It happens once a year but is the event where you want to be to see la crème de la crème of the Yachting World: and we were there! Thanks to Ferretti Group (a.k.a. RIVA Yacht) we had the amazing opportunity to rock our coffee during the 5 days for connaisseurs-only event. We have to say that being there living the life of rich & famous made us feel a bit special. Enjoy the view!
So proud to be serving our coffee Rapha with amazing La Marzocco at RAPHA pop up store in the heart of Milan #cycling #luxurycycling #lamarzocco #rapha #popup #grinder # espresso #espressomachine #instacoffee #instagood #coffee #coffeelovers #milan #italiansdoitbetter #coffeecup
“Avrei voluto farlo io”, beh lo ha fatto lei Eleonor Boström.
La porcellana è per MOGI un materiale prezioso ed importante.
Siamo in procinto di realizzare delle “MOGILuxuryCoffeCUPS” e come sempre facciamo prima di affrontare un progetto abbiamo fatto ricerca nel mondo dell’arte. Siamo rimaste senza fiato, ecco a voi come “disegna con la porcellana” @katharinemorling
Neanche le vacanze estive ci inibiscono dal ricercare la bellezza dell’arte. Una particolare sensibilità per quella creata da donne artiste che continuano ad ispirarci.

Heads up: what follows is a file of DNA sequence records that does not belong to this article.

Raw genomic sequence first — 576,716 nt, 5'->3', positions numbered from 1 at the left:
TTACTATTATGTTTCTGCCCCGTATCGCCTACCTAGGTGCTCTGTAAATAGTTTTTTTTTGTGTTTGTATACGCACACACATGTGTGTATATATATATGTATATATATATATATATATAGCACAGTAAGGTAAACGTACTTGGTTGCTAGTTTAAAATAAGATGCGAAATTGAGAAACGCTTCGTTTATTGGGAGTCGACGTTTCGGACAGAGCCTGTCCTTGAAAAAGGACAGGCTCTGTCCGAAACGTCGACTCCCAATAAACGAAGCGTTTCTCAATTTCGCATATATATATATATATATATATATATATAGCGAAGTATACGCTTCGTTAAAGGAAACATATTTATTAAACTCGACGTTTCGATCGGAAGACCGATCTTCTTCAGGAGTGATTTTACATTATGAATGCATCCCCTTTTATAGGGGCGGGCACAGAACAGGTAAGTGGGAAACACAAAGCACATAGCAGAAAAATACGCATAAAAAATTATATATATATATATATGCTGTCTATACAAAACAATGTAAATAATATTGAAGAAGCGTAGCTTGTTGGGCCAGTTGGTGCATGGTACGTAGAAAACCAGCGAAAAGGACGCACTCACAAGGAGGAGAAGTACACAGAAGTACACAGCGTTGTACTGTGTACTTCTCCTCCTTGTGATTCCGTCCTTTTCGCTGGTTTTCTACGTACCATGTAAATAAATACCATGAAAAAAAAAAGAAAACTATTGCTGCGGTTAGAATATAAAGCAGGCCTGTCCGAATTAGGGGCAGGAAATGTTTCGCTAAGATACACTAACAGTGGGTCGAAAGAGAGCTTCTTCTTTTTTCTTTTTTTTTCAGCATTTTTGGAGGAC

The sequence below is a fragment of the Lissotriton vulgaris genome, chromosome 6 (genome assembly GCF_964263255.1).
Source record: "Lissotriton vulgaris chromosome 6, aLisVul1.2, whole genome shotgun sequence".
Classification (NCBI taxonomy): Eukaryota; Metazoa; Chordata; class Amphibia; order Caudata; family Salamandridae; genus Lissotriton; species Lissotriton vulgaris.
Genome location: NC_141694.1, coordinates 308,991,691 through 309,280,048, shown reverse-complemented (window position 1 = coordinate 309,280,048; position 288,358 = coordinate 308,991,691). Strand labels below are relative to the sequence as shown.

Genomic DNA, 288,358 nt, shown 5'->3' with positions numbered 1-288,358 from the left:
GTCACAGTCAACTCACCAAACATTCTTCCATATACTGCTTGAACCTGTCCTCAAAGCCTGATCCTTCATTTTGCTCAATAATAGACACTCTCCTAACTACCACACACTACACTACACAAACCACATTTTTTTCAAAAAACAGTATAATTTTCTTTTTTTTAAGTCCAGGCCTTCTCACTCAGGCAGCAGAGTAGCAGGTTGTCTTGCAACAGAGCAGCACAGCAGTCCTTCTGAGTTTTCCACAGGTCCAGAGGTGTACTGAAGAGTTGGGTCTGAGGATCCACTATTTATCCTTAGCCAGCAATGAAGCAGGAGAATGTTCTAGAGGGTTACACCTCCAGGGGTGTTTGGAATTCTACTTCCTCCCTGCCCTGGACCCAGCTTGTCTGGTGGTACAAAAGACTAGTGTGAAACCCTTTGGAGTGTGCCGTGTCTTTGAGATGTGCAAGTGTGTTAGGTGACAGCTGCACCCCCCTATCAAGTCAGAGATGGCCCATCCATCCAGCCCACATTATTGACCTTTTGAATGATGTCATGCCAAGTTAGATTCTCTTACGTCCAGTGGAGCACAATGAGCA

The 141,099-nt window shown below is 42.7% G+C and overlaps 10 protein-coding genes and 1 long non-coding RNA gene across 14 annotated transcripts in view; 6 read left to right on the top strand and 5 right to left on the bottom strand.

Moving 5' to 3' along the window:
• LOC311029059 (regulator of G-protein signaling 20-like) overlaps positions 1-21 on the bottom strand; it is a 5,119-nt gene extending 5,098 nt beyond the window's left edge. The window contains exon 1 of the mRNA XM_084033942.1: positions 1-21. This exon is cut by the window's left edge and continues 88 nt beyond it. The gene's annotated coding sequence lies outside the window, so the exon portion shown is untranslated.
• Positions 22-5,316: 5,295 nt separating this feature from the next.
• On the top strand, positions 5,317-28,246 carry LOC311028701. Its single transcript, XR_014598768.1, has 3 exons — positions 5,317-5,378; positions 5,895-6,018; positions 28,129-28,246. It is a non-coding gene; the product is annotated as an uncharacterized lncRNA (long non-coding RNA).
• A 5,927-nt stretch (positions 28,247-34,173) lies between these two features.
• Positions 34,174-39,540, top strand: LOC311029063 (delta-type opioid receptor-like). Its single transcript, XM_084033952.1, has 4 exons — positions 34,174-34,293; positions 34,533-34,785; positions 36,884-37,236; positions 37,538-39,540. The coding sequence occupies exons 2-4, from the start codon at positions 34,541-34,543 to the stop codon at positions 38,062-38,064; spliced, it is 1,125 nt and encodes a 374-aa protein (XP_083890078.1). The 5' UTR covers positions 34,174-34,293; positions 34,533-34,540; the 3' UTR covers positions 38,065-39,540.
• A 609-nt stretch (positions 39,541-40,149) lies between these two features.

Arte come ispirazione.
@lisagolightly + @stefhaniekclark
In qualità di artD sono alla continua ricerca – processo molto stimolante e fondamentale per noi di Mogi – di artisti, oggetti e mood che rispecchiano a volte anche indirettamente la nostra visione di bellezza.
“Korean artist Kim Joon fabricates images of fragments of hollow porcelain that resemble nude bodies. Through a painstaking digital process, Kim coats the anthropomorphic forms in bold patterns from ceramic brands such as Villeroy & Boch, Herend, and Royal Copenhagen. What results are deceptively convincing surfaces complete with reflection and shadows.
According to Kim tattoos are not only physical inscriptions on the body but also signifiers of mental impressions left on the consciousness. Alluding to society’s weakness for material objects, Kim’s tattoo imagery reflects our obsessions and deep-seated attachments. The artist’s exploration of tattoos stems from his experiences tattooing his peers while in the Korean military. In his earliest works, Kim grappled with the notion of tattoos as socially taboo in Korean society. He created sculptures that mimicked tattooed portions of flesh. Using water-based markers, he embellished latex-coated sponges, creating anonymous parts divorced from the human form. In recent years, Kim’s work has neatly overturned the negative connotations surrounding tattoos in Korea. In his hands, not only do tattoos reflect social habits and desires but they’re also a vehicle for transforming the body into a highly aestheticized object.”